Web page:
Blog >  Business Continuity and Security

Is Your Cloud Provider Keeping You Safe or Are You Just Getting Hosed

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Storm of the Century... Perfect Storm... Catastrophic Event... All descriptions of hurricanes and other environmental occurrences that have hit us and left our communications vulnerable, right? Not exactly. To be sure, hurricanes, floods, earthquakes are a fact of life and occur every year and yet companies seem to be "caught off guard" and "are taken by surprise" every time. When that "caught off guard" company is delivering your mission critical business communications, well, that's something to talk about.

One of the benefits of moving your communications infrastructure to the cloud is the fact that you are no longer responsible for managing and maintaining that infrastructure, your cloud service provider is. They are supposed to be the experts and have the resources and experience to deliver your communications much more reliably than you could do on your own! While this might be true in theory, in the real world of catastrophic unforeseeable events, it is far from the truth and in many cases can severely impact your business to the point of damaging your reputation and potentially putting you out of business.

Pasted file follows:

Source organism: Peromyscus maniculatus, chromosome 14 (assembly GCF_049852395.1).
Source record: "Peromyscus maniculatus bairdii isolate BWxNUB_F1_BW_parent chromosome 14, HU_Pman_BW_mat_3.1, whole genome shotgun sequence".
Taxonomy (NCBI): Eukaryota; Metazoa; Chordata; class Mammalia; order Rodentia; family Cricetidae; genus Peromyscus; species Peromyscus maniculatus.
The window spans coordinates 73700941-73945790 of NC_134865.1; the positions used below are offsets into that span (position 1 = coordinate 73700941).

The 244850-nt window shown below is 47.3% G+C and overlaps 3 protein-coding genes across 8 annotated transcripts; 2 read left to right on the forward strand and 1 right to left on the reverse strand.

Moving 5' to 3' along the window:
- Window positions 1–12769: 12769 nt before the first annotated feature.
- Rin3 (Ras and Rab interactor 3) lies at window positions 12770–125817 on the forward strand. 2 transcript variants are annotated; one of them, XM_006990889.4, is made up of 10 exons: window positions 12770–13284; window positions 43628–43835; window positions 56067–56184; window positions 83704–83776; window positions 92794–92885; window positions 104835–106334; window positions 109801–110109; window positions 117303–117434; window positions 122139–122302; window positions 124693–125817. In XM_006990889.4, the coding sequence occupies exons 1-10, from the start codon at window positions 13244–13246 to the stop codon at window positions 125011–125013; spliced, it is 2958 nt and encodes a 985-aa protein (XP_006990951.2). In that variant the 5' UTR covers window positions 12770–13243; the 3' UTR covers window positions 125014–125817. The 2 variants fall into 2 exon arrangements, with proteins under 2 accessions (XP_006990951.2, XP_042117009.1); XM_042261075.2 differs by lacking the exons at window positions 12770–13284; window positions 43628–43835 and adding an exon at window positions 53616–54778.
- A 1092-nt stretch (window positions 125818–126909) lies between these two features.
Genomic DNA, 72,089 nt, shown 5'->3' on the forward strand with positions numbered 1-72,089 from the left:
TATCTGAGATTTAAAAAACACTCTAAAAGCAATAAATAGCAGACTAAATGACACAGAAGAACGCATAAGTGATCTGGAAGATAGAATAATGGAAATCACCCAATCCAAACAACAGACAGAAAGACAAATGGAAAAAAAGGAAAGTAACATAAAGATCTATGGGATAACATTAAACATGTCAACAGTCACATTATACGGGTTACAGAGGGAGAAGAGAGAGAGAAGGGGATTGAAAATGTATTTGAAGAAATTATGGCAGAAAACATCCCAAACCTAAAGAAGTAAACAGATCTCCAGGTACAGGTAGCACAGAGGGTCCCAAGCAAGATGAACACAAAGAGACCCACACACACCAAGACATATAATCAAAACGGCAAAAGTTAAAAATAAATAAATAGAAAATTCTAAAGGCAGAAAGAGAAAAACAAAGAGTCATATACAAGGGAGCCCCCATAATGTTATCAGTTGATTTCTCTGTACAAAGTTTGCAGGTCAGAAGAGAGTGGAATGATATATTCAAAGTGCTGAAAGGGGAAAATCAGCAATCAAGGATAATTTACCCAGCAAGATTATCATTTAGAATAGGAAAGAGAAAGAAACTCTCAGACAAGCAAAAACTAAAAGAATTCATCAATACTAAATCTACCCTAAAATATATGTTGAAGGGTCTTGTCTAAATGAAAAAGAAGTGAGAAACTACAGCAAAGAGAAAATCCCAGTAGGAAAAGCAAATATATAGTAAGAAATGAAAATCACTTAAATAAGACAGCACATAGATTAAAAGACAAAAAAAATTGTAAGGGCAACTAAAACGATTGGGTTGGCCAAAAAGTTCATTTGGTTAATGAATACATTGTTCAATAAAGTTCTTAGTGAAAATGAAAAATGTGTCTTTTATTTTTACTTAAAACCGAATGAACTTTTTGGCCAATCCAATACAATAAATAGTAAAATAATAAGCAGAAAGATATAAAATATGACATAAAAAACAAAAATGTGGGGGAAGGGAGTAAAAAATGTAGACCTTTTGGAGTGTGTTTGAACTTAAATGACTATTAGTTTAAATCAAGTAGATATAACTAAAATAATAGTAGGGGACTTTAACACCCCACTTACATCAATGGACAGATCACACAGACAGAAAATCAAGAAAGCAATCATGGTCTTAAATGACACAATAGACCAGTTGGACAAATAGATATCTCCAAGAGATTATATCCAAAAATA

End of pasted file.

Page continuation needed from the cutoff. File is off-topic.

The problem comes down to the fact that there are a lot of moving parts to delivering a cloud service and not all cloud service providers have the real knowledge or experience to deliver the service in an ultra-reliable manner. As can be seen in the diagram below, there are 5 major components that impact the reliability and availability of cloud services:

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Let's start in the upper left corner with "Management Philosophy". You might ask "What, if anything, does Management Philosophy have to do with reliability and availability?" Well, a company focused solely on short term profits or quantity over quality might not spend the necessary time or money to make sure reliable operations are obtained and maintained. You see this every day in the retail business.... Nordstrom versus Walmart. Both are successful, but which one goes the extra mile for you? Corporate philosophy matters and when it comes to delivering your corporate communications, do you want Nordstrom or Walmart doing it?